Among Kerry's accomplishments is to enliven the use of the A word" in the Palestinian
. It's not hard to guess that it will join BDS in the slogans of Palestine's friends, Jewish and otherwise.
No Israeli government that I can imagine will comply with the Kerry-Carter-Jewish leftist fantasy of annexing the entire West Bank. Naftali Bennett or only his crazier party colleagues might have wet dreams of that nature, but we can hope for enough sanity from Israel's non-religious right and center.
Palestinians in the West Bank must get used to living without a state in the conventional sense. They've done it forever, there never having been a State of Palestine except in the dreamworld of the UN.
In their anomalous status, Palestinians do not suffer politically, economically, or socially more than the average Muslims across the Middle East. They do better than most, with increasing access to jobs in Israel, work in Israeli enterprises that others want to boycott because they are in the "territories," and with access to Israeli hospitals if needed.
They travel internationally with Palestinian travel documents, often via Jordan where many of them hold citizenship.
Neither the UN nor the Jewish left will force Israel to incorporate all of the West Bank.
Dangers from the Jewish left are balanced along with dangers from the Jewish right. The aspiration to extend settlement beyond the few major blocs our side of the wall and annex large swaths of the West Bank are as problematic as the leftist specter of a one state solution.
Competing with the flap about Kerry and apartheid is the rejection of J Street's application for membership by the Conference of Presidents of Major American Jewish Organizations.
While Kerry's mumbles tells us something about the Jewish left and its access to the Obama administration, the Conference rejection of J Street sets us thinking about the Jewish right.
Those of us in the middle must protect ourselves from both.
The rejection stands apart from Jews' cultural affinity for dispute without violence, but it is not unique in that respect. There is in Jewish culture an acceptance of shunning the undesirable, as well as welcoming dispute. It's not always easy to know how far one can go without triggering intolerance.
History has had some bad examples. Spinoza and Jesus Christ rank high among those whose rejection has rebounded to harm the community.
Spinoza became one of the landmarks in the intellectual contributions of the Jews, and is read more than anything attributed to the Amsterdam community that declared him out of bounds.
Assessing Jesus is more problematic. He was not clearly more creative than the prophets whose ideas from centuries past he promoted. He also challenged one of the essential features of Judaism by what Christians see as his heroic overturning of the money changers' tables. Without those money changers, Jews from outside of Jerusalem could not implement the sacrifices that were at the center of the Temple ritual. That Jesus did it on the eve of Passover was a foolhardy act in the context of what was most likely thousands of pilgrims crowding the site.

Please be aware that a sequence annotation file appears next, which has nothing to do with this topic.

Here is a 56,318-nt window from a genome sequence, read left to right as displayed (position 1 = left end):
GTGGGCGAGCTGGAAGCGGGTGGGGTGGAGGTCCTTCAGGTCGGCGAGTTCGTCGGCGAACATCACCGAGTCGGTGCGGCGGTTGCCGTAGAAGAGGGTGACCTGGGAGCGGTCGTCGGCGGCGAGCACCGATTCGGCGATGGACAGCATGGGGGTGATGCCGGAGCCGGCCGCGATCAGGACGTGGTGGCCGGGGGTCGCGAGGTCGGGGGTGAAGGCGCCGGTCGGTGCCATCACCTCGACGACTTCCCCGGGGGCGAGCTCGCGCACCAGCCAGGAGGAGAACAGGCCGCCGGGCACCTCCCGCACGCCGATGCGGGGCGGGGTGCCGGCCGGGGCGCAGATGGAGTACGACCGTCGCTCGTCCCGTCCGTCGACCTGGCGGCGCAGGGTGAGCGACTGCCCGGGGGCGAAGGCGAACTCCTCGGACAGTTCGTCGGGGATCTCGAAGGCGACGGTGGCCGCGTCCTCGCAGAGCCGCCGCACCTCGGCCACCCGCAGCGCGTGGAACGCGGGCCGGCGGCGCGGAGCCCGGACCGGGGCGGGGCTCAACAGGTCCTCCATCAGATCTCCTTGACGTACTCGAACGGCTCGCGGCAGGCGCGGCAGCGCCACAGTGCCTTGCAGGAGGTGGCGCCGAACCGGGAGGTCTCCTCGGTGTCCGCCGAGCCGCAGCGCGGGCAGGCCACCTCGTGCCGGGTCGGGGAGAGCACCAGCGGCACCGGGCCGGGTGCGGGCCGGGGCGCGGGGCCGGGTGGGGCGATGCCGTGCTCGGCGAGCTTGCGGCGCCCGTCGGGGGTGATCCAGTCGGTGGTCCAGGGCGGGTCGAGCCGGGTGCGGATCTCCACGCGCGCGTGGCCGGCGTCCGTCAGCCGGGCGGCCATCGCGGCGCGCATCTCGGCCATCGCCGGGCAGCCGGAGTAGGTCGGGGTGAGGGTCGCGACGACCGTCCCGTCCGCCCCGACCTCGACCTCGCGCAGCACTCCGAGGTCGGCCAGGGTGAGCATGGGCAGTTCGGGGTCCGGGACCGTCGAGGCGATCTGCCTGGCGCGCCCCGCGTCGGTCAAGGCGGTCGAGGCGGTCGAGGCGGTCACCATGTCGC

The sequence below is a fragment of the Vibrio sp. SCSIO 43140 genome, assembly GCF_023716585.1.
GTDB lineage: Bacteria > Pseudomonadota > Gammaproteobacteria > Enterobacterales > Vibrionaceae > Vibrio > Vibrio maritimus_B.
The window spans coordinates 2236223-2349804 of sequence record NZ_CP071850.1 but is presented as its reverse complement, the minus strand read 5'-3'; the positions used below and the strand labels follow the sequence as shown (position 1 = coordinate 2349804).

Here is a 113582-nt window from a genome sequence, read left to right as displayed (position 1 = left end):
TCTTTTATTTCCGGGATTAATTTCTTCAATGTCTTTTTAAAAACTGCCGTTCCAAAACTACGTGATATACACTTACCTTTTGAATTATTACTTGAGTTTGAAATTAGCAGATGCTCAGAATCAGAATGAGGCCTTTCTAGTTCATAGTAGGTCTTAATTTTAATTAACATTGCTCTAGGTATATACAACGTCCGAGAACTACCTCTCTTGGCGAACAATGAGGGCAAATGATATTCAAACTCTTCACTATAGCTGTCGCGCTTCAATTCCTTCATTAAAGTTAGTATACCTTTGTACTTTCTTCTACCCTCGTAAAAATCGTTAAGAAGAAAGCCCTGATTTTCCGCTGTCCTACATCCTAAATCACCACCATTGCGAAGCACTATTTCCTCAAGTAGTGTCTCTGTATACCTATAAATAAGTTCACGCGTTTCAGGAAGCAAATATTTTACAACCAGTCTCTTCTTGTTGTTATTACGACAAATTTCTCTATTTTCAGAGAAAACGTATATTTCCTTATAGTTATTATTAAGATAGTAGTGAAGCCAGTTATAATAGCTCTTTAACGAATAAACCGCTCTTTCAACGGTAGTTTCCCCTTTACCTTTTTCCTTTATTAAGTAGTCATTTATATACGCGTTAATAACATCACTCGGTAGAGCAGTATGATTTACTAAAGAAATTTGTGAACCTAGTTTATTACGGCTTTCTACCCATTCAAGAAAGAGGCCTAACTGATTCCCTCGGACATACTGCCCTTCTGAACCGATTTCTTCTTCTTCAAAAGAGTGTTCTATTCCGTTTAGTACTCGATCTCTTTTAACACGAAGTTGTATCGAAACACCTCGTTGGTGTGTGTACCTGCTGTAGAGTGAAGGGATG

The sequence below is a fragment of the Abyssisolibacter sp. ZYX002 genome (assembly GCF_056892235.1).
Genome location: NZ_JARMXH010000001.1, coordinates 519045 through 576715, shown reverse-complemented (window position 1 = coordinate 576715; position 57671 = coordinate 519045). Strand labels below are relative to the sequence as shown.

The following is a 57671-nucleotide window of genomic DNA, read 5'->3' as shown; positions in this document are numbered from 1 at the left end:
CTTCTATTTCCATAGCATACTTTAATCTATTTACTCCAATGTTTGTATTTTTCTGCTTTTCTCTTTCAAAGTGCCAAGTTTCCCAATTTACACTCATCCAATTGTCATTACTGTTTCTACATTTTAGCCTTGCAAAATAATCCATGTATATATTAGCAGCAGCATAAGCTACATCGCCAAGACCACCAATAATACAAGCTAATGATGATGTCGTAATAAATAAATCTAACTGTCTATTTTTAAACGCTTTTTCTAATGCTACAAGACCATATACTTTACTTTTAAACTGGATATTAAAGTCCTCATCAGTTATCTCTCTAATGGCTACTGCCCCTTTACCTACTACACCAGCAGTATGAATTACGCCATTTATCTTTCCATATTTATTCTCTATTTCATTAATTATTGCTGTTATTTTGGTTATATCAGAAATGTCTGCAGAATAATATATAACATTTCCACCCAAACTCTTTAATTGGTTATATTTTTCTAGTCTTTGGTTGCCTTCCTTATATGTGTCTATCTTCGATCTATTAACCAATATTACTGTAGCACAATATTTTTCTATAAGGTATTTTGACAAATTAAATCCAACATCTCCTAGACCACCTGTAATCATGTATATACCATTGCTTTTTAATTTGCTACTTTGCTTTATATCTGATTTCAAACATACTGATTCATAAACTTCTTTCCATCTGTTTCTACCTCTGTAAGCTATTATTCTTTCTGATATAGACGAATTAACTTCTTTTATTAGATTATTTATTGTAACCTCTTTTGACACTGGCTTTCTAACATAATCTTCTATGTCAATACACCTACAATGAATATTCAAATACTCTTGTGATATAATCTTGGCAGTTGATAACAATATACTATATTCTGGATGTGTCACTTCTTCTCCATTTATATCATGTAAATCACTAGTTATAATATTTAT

Yet that radical became the central figure in the world's most dominant religion, and the story told by his followers produced untold numbers of horrors, and led eventually to the greatest horror of them all.
Shunning remains in the ultra-Orthodox communities, as any reading of the posters in their neighborhoods will show. Some only curse and demand the avoidance of outsiders or those deemed to be morally corrupt, but some attack with the most vicious of Hebrew rabbis whose decisions or writings have offend other rabbis.
Lyndon Johnson was not a Jew, but his epigram for political inclusiveness is relevant.
Alan Dershowitz has an interesting assessment of J Street that puts it in the context of historic American Jewish opposition to Israel, which had been quiet or submerged during the period from 1948 or 1967 to the Lebanon War of 1982 or the more more recent spread of leftist enthusiasm for Palestine
Common to older anti-Israel sentiments prominent among American Jews and J Street is a greater affinity for American loyalties than an identification with the Jews of Israel. Historically it was assimilationists of the Reform movement that sought a firm home as another of the religious communities in America, and opposed the Zionists who wanted to create a state for the Jews. The ancestors of American Reform Jews hadn't quite made it by being good Germans, but the Americans of the Reform movement in the 1940s would do their best. J Street is doing something similar in the chorus on the left side of the Democratic Party.
Reform Judaism's representatives were among those supporting J Street's membership in the Conference of Presidents. That may say more about the tension (political as well as theological) between Orthodox and liberal Judaisms than about Reform leadership's reversion to an American-first opposition to Israel.
Whether J Street and even more extreme Jews who support BDS are pissing inside the tent or pissing upon it from the outside, they are part of us, and add to our energy if not to a good night's sleep. Their postures warrant confrontation by those of us who disagree. Shunning is tempting, and anchored deeply in Jewish roots, but it will not bring quiet to our noisy, transparent, and international politics.